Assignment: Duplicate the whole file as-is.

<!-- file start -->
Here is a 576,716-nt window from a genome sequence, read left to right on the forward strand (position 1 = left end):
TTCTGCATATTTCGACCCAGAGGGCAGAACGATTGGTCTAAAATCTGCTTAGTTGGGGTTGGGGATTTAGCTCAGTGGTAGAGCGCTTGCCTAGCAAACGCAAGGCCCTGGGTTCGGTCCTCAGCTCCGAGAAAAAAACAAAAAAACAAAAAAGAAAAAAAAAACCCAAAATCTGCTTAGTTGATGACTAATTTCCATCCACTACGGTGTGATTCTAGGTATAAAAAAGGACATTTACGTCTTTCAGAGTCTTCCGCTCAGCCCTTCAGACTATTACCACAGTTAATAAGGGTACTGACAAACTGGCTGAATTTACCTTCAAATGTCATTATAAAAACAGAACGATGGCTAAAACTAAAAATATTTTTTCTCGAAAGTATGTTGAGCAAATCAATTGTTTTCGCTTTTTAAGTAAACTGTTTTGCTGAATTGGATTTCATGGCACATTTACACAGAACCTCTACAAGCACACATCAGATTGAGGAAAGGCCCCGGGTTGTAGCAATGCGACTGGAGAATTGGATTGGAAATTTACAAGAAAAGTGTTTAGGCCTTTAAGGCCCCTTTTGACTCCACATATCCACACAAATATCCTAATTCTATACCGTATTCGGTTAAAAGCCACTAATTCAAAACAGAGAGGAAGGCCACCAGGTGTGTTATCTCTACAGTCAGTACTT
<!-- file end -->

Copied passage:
Here is a 576,716-nt window from a genome sequence, read left to right on the forward strand (position 1 = left end):
TTCTGCATATTTCGACCCAGAGGGCAGAACGATTGGTCTAAAATCTGCTTAGTTGGGGTTGGGGATTTAGCTCAGTGGTAGAGCGCTTGCCTAGCAAACGCAAGGCCCTGGGTTCGGTCCTCAGCTCCGAGAAAAAAACAAAAAAACAAAAAAGAAAAAAAAAACCCAAAATCTGCTTAGTTGATGACTAATTTCCATCCACTACGGTGTGATTCTAGGTATAAAAAAGGACATTTACGTCTTTCAGAGTCTTCCGCTCAGCCCTTCAGACTATTACCACAGTTAATAAGGGTACTGACAAACTGGCTGAATTTACCTTCAAATGTCATTATAAAAACAGAACGATGGCTAAAACTAAAAATATTTTTTCTCGAAAGTATGTTGAGCAAATCAATTGTTTTCGCTTTTTAAGTAAACTGTTTTGCTGAATTGGATTTCATGGCACATTTACACAGAACCTCTACAAGCACACATCAGATTGAGGAAAGGCCCCGGGTTGTAGCAATGCGACTGGAGAATTGGATTGGAAATTTACAAGAAAAGTGTTTAGGCCTTTAAGGCCCCTTTTGACTCCACATATCCACACAAATATCCTAATTCTATACCGTATTCGGTTAAAAGCCACTAATTCAAAACAGAGAGGAAGGCCACCAGGTGTGTTATCTCTACAGTCAGTACTT